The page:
It’s the most wonderful time of the year. I can’t stroll through Target and buy new boxer briefs without navigating through a sea of humans frantically searching for a trivial gift to bring to the company Christmas party they’ve been forced into attending or waiting in line for three to five hours; and that’s just the, “ten items or less” line, on a Sunday night, after nine o’clock. Yes, I have left the world of boxers, but I’m nowhere near ready for the realm of briefs, and did I say Christmas party? I meant “Holiday Party” of course – I’m not insensitive or anything; and I’m pretty sure the guy in front of me has eleven items, but who’s counting? Like it’s not dangerous enough inside the stores, I’m surprised a liability waiver to drive this time of year isn’t required by most towns or cities – at least in the parking lots; it’s a warzone out there; every man for themselves – may the best man win. We must all get our recently purchased items home safe and sound, forget about other people’s well-being. There is no time to wait for the ninety-year-old lady assisted by her walker to cross from the parking lot into the store. She’s had a long life anyway, mow her down and get on with the consumerism – lets save the social security dollars. Grandma got run over by my Volkswagen, not a reindeer; unless my car was irritatingly dressed up like Rudolph – then maybe you’d have a case, but I would never do such a thing and I certainly wouldn’t lose sleep if every car dressed up like that would simultaneously self-destruct. There is surely no room to be yielding or spineless on the road – places to be, people to see – lucky for us, two of the three lights on a traffic signal mean speed up and move along.
Before embarking on a mission to the convenient store for a pack of Twinkies and an energy drink, I stare at myself in the rearview mirror, blast “Eye of the Tiger”, and get hyped up like I’m Rocky; a personal pep rally to catapult myself into the proper mindset; battle mode. Be aggressive, B E aggressive… You get the picture. December is exhausting; I wish I could hibernate from Thanksgiving until Super Bowl Sunday – since when are bears smarter than us? Probably always. My personal, extensive research over the last thirty years suggests it may not be the most wonderful time of the year; the most stressful, depressing, irritating, hostile, and dangerous yes – wonderful? I’m not sure that’s exercising rigorous honesty; I’m not sure the facts support that theory. Maybe I’m being a Grinch – a real Ebenezer Scrooge, but…well forget it, my heart won’t be growing this Christmas and bah…humbug.
It’s been a long, challenging year for me filled with no shortage of ups and downs – another crazy adventure in the life of Chris and Christmas is supposed to be a happy time – freedom from stress or worry; days spent with family fulfilling holiday traditions like picking out and decorating a tree, waking up at 5am on Christmas morning, or building gingerbread houses with my children at my parent’s house. I don’t have that this year and I’m not entirely thrilled about it – it’s actually rather depressing. I miss the days when I still thought a jolly old fat man was breaking and entering into my house once a year leaving a slew of fun just for me; even though he appeared to despise the cookies we left him – there was always just a bite or two missing. I was told Santa had to eat cookies at every single house he visited and I easily bought into the lies; it’s not difficult to persuade a kid to believe anything really – I wasn’t exactly tough to convince, especially since I believed in Santa to begin with. We start out being lied to very early in life – why do we think we won’t grow up and continue the trend?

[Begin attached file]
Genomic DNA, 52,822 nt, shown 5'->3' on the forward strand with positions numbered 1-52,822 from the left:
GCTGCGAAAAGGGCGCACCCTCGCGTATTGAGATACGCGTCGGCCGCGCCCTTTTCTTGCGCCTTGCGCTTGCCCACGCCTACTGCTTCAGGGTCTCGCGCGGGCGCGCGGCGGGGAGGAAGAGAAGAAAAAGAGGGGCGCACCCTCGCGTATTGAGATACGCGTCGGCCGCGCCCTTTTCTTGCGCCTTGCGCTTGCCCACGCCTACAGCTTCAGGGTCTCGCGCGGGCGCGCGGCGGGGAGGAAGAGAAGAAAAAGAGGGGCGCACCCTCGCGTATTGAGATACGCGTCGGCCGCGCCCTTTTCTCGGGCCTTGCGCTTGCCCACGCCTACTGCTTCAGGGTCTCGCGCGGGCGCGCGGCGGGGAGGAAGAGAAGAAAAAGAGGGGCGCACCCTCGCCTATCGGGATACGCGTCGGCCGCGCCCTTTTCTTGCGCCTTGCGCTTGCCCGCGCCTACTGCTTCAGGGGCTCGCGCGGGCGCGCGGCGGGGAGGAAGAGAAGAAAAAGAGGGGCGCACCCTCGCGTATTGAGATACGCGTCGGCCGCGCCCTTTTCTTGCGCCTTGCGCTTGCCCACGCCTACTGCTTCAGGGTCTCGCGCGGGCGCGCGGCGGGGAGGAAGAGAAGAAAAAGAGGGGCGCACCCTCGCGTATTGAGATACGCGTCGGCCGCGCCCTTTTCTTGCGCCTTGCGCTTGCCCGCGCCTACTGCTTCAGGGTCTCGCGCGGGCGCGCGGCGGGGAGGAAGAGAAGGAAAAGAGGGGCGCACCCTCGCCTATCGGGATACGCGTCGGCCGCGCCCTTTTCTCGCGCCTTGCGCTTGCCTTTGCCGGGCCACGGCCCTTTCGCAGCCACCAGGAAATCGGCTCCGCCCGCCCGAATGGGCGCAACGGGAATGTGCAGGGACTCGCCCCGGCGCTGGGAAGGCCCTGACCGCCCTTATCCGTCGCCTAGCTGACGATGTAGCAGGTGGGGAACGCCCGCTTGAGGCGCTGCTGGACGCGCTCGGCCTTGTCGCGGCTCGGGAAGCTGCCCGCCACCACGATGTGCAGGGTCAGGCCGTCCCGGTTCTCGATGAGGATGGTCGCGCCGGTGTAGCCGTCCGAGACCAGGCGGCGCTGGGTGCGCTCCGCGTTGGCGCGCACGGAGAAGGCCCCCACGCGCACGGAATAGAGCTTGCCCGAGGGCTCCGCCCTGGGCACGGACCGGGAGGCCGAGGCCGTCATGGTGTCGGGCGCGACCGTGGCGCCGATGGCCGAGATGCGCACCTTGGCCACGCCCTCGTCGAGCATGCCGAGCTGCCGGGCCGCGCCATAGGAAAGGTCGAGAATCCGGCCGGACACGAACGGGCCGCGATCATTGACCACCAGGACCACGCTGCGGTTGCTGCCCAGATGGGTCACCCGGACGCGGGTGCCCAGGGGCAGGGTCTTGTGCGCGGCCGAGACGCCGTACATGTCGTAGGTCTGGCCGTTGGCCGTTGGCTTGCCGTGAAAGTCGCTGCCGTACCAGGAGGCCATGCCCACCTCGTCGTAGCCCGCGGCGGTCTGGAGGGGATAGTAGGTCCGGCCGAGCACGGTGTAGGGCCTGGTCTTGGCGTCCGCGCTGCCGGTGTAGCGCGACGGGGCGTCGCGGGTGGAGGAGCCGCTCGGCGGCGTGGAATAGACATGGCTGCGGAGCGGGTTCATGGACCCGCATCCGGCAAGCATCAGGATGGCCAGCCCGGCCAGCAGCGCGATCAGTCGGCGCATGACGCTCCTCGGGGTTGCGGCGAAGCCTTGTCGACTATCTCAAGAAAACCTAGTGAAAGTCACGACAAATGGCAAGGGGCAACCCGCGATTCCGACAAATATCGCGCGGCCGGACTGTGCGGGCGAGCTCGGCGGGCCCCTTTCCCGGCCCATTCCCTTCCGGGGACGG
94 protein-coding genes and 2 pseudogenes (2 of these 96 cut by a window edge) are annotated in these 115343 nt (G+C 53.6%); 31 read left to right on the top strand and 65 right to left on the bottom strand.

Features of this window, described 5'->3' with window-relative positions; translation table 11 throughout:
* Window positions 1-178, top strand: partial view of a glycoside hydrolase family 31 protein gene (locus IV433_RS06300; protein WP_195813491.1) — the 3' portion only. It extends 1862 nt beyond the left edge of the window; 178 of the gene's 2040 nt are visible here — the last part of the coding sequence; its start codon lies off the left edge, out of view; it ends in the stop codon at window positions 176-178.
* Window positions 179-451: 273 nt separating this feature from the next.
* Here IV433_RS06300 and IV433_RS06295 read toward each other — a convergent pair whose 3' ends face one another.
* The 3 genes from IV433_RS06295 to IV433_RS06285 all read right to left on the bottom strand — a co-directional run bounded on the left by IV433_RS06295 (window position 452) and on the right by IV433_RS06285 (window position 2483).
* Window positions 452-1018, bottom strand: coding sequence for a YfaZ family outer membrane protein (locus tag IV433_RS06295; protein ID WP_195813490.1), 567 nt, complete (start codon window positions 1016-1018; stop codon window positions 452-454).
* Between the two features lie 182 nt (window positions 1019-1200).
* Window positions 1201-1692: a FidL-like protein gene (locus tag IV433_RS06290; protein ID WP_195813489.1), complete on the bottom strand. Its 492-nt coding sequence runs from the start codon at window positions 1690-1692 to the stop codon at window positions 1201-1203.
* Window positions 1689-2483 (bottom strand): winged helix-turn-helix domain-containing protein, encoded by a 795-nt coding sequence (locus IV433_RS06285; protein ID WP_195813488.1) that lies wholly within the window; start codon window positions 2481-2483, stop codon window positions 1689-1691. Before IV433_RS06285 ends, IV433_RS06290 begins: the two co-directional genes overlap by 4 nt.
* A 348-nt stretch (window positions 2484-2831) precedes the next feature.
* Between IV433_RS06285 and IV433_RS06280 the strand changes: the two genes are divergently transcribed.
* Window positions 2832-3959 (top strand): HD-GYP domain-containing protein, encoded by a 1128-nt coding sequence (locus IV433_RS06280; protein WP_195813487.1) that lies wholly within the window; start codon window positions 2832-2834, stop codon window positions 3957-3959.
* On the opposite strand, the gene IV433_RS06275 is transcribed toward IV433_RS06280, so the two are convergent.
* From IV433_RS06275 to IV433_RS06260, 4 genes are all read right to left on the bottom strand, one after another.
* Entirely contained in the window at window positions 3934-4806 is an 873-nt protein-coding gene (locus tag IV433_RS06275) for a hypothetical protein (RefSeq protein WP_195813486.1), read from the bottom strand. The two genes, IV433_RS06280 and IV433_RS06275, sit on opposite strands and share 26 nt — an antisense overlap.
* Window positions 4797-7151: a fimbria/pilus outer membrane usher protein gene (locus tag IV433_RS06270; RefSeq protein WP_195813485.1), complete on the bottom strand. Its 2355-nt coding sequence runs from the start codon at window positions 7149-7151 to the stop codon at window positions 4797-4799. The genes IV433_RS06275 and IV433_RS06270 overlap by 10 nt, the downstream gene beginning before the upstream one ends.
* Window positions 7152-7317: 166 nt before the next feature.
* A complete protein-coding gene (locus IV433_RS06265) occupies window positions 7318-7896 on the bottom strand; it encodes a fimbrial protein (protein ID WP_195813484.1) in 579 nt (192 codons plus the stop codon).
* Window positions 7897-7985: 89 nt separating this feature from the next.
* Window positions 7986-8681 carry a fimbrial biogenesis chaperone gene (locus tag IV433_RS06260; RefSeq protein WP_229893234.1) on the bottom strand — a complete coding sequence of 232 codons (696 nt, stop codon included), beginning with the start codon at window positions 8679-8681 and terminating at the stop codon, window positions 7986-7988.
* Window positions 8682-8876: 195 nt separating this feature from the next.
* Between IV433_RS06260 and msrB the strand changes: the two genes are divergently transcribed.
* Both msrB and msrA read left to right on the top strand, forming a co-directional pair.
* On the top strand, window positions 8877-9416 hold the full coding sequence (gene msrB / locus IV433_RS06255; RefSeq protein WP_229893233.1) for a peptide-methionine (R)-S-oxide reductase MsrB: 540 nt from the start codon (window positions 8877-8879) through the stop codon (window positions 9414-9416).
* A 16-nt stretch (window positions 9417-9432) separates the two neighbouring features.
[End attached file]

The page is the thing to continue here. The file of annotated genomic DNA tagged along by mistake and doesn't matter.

We dodge and weave, soften the truth, tailor things to fit our immediate comforts or needs without ever thinking about the long term implications – even something as seemingly harmless and miniscule like believing in Santa. Do you remember when you first found out he wasn’t real? I was just a kid and I felt like my heart sunk into my chest and I had been played like a fiddle; like Charlie Daniel’s picked me up and beat me with his bow. It’s then you realize it’s not just Santa either – it’s the Easter Bunny and the Tooth Fairy too. What kind of world is devoid of Santa, the Easter Bunny and my beloved Tooth Fairy? No world for me, that’s for sure – at least that’s how it felt at the time – before accepting things for what they were. Next they were going to convince me that unicorns didn’t exist. Looking back as an adult it seems silly, but is it? In the world of a kid, that is a very real situation; one that is grieved and dealt with on a case by case basis. If Santa or the Easter Bunny aren’t real, what else isn’t real? What’s true and what’s an illusion? Where is the line between authenticity and deception? It’s a strange introduction into deciphering between the worlds of fallacy and actuality.
I would normally like to drive home a point or state my case for why I think things are how they are. That’s what I do here; I share my opinions and my experiences of a life lived as a sober alcoholic. At first, while I was reading back what I had written, I thought I might as well start over because I don’t see a point other than I’m blabbing about holiday nonsense that everybody deals with; all I did was write it out. I’m just being a grumpy, dry drunk right now – get over yourself Chris. Then it hit me; sometimes us human beings just need to vent. It’s never ended well for me when I let the pressure build up. I’ve always held it all in and I’m adamantly working towards improving that character defect. I don’t explode well. Just by writing it out alone, I’ve let these thoughts out of me and let them flow into the world. So maybe my seemingly pointless rambling did serve a purpose after all – even if it only helped me to let it all out and get through another day without picking up that bottle.